“The greater the shortfall, the greater the need or severity of the condition, and the willingness to pay is adjusted accordingly to reflect the higher value placed on populations with greater shortfalls."  —Susan Griffin, PhD, MSc, BSc



Susan Griffin, PhD, MSc, BSc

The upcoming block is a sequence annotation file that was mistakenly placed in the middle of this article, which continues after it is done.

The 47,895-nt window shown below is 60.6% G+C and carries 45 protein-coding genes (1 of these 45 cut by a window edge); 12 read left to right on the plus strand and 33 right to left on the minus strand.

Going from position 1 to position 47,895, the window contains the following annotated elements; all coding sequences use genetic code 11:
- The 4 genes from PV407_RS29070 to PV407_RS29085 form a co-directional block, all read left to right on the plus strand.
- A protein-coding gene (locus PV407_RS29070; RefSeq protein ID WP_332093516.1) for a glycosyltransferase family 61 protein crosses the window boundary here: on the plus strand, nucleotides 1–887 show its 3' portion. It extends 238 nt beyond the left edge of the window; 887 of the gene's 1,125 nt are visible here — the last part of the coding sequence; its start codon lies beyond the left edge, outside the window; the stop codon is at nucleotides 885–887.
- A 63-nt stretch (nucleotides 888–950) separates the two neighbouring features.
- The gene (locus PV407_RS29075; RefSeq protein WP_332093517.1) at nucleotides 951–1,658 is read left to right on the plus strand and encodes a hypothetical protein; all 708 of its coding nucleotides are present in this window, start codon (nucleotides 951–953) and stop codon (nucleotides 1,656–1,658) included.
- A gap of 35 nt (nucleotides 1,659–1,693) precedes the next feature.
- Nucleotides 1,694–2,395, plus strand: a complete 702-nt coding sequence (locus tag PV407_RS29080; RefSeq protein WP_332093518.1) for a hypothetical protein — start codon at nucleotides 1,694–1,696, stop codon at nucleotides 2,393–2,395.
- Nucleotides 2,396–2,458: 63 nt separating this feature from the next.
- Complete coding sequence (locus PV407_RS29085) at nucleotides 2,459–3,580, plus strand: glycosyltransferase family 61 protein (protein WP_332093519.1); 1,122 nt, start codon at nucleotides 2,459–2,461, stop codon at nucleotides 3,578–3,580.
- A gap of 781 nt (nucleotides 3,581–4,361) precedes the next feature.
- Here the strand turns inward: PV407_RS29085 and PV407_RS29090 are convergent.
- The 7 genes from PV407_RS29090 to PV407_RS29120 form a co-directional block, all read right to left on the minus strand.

(University of York, UK) presented “Use of Shortfall in HTA Processes,” and provided an overview of European approaches to dealing with disability. Griffin noted that cost-effectiveness analysis does not occur in isolation but in combination with effectiveness evidence to inform reimbursement and treatment coverage of health technologies, and that the main issue with QALY is that it ignores the distribution of health that underlines the total quantity that we usually observe. Building on these concepts, the use of shortfalls in HTA seeks to weight the QALYs gained by different population groups according to a quantification of their needs or treatment gaps based on reduction in life expectancy due to illness or disability. Hence, “the greater the shortfall, the greater the need or severity of the condition,” and the willingness to pay is adjusted accordingly to reflect the higher value placed on populations with greater shortfalls. To incorporate the heterogeneity within the population, the life expectancy estimates should be different by age groups and gender. The shortfall can be estimated in “absolute terms” as the number of QALYs lost if the population did not have the condition or in “relative terms” as the percentage in the adjusted quality of life survival lost due to the condition. Both estimations can yield very different results as exemplified by the experience in the United Kingdom, where NICE updated its methods in January of 2022 to include both metrics in replacement of the “end of life modifier.” According to Griffin, this methodology "is not about the estimation but about the translation of health gains into social value." However, this implies that the metric carries some of the same issues associated with QALYs with respect to horizontal equity.